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Thread: Judicial Watch to Sue Colorado Over Its “National Popular Vote” Law

  1. #1

    Judicial Watch to Sue Colorado Over Its “National Popular Vote” Law

    In building its case for a lawsuit directly challenging Colorado’s new “national popular vote” law, government watchdog Judicial Watch (JW) is suing Colorado’s Secretary of State Jena Griswold. She actively supported passage of the law but has refused to relinquish background papers under a Freedom of Information Act request and so the non-profit watchdog group is suing to obtain them.
    JW explained the issue at stake:
    Currently, most states award all their Electoral College votes to the candidate who wins the popular vote in that state.
    But … when a state, such as Colorado, passes legislation to join the National Popular Vote Compact, it pledges that all of that state’s electoral votes will be given to whichever presidential candidate wins the popular vote nationwide, rather than the candidate who won the vote in just that state….
    The Electoral College … balances the interests of citizens in both large and small states by requiring candidates to seek votes in less populous states whose interests might otherwise be ignored.
    Under [national popular vote] a state could award its Electoral College votes to a presidential candidate who lost the state’s popular vote.
    Tom Fitton, JW’s president, was much more direct about the threat of the National Popular Vote movement to the Republic:
    Leftists in Colorado and other states want to undo the Electoral College and the U.S. Constitution in the hopes of guaranteeing control of the presidency. This attack on the Electoral College would give large left-leaning states … an unconstitutionally outsized impact on the outcome of our presidential elections.
    At the moment, a similar law has been passed by 15 states possessing 189 electoral votes. In other words, 89 more electoral college votes are necessary before these “popular vote” laws become effective in abolishing the Electoral College.


    More at: https://www.thenewamerican.com/usnew...pular-vote-law
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    "The electoral college is unfair when we don't win"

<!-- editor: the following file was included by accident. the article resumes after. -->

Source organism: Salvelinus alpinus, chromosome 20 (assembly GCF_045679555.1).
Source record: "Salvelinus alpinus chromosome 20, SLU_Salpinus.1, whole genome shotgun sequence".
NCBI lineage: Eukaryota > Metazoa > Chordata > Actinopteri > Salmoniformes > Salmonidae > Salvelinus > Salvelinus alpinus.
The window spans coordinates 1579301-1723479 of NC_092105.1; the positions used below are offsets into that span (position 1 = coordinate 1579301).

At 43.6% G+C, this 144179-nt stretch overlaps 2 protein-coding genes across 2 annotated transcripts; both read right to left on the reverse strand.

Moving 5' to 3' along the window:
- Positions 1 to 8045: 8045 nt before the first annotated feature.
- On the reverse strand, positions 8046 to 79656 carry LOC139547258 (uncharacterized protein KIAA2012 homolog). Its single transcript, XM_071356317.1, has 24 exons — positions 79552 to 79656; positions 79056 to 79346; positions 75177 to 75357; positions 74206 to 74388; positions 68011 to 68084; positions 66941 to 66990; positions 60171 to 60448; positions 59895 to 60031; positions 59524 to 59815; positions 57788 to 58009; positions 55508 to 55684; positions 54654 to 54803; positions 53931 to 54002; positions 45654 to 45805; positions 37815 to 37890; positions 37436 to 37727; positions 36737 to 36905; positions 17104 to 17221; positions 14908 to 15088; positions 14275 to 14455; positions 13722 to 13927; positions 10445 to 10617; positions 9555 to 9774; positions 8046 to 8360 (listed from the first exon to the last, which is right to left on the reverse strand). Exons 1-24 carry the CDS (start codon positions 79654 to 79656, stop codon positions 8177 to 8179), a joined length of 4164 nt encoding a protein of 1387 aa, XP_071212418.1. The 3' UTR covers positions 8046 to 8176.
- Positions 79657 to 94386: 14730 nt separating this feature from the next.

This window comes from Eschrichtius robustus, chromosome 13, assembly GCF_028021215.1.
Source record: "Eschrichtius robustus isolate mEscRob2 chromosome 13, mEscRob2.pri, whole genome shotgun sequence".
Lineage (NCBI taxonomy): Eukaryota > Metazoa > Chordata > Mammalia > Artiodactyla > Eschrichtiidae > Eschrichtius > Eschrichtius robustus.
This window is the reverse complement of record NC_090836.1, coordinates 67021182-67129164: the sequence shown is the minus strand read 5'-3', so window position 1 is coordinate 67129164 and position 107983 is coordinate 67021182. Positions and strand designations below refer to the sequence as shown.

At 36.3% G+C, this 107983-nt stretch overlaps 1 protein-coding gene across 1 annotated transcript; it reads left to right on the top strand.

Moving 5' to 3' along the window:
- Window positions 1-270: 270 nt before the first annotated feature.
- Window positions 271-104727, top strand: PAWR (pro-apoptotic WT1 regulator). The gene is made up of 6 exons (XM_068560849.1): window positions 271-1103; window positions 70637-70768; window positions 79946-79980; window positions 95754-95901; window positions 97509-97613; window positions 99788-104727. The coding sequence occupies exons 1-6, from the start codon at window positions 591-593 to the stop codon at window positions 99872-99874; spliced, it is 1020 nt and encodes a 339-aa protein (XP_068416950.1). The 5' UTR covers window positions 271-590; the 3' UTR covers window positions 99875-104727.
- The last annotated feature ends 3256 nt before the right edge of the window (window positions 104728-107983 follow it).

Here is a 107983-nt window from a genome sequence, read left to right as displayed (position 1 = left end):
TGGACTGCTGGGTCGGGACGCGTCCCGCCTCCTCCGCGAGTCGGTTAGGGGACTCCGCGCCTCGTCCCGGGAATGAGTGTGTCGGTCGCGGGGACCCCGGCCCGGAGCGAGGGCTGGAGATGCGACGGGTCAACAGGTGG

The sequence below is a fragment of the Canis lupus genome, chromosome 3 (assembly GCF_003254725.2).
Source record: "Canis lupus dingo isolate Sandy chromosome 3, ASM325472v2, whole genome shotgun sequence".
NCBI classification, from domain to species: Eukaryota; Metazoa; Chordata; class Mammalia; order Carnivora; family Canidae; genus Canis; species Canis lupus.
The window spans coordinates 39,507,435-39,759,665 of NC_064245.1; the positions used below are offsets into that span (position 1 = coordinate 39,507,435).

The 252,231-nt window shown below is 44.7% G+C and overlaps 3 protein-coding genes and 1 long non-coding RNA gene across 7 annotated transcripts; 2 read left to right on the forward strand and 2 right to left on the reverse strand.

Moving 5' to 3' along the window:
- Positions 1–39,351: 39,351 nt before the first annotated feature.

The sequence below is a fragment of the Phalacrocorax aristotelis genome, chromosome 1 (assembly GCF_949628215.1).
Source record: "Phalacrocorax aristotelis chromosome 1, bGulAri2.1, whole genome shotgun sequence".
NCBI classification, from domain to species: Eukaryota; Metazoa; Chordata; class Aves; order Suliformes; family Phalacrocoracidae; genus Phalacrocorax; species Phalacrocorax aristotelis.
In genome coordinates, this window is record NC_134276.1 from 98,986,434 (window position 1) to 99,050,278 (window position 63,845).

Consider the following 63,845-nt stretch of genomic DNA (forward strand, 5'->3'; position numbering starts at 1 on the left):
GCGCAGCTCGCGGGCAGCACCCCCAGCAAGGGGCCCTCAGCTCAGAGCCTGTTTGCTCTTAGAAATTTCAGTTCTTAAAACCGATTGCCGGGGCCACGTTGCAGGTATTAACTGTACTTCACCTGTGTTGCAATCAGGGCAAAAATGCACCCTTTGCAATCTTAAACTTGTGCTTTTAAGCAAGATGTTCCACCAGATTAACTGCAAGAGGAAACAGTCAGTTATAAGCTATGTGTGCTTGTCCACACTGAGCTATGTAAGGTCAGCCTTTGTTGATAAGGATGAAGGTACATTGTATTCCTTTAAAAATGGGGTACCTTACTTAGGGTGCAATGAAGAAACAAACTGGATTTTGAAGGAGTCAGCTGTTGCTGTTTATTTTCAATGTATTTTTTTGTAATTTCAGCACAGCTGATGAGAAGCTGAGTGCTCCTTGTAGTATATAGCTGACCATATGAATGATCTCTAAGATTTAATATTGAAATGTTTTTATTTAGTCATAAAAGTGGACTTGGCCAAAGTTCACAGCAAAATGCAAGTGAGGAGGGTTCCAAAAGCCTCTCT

A savage barbaric tribal society where thugs parade the streets and illegally assault and murder innocent civilians, yeah that is the alternative to having police. Oh wait, that is the police

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  4. #3
    Quote Originally Posted by Warrior_of_Freedom View Post
    "The electoral college is unfair when we don't win"
    I hope to go to college some day
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  5. #4
    Quote Originally Posted by TheTexan View Post
    I hope to go to college some day
    A real one, or one in Texas?
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  6. #5
    States are allowed by law to choose how their electoral college delegates are chosen. Most give all of their votes to whomever got the most votes in their state but some allocate them based on percent of the vote the person got.

    https://www.huffpost.com/entry/what-...lege_n_2078970

    In Nebraska and Maine, electoral votes are assigned by proportional representation, meaning that the top vote-getter in those states wins two electoral votes (for the two Senators) while the remaining electoral votes are allocated congressional district by congressional district. These rules make it possible for both candidates to receive electoral votes from Nebraska and Maine, unlike the winner-take-all system in the other 48 states.

    How are the electors selected?

    This process varies from state to state. Usually, political parties nominate electors at their state conventions. Sometimes that process occurs by a vote of the party’s central committee. The electors are usually state-elected officials, party leaders, or people with a strong affiliation with the Presidential candidates.

    Do electors have to vote for their party’s candidate?

    Neither the Constitution nor Federal election laws compel electors to vote for their party’s candidate. That said, twenty-seven states have laws on the books that require electors to vote for their party’s candidate if that candidate gets a majority of the state’s popular vote. In 24 states, no such laws apply, but common practice is for electors to vote for their party’s nominee.
    Quote Originally Posted by Swordsmyth View Post
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  7. #6
    Quote Originally Posted by Zippyjuan View Post
    States are allowed by law to choose how their electoral college delegates are chosen. Most give all of their votes to whomever got the most votes in their state but some allocate them based on percent of the vote the person got.

    https://www.huffpost.com/entry/what-...lege_n_2078970
    US Constitution
    A1S10

    No State shall, without the Consent of Congress, lay any Duty of Tonnage, keep Troops, or Ships of War in time of Peace, enter into any Agreement or Compact with another State................................
    Never attempt to teach a pig to sing; it wastes your time and annoys the pig.

    Robert Heinlein

    Give a man an inch and right away he thinks he's a ruler

    Groucho Marx

    I love mankind…it’s people I can’t stand.

    Linus, from the Peanuts comic

    You cannot have liberty without morality and morality without faith

    Alexis de Torqueville

    Those who fail to learn from the past are condemned to repeat it.
    Those who learn from the past are condemned to watch everybody else repeat it

    A Zero Hedge comment



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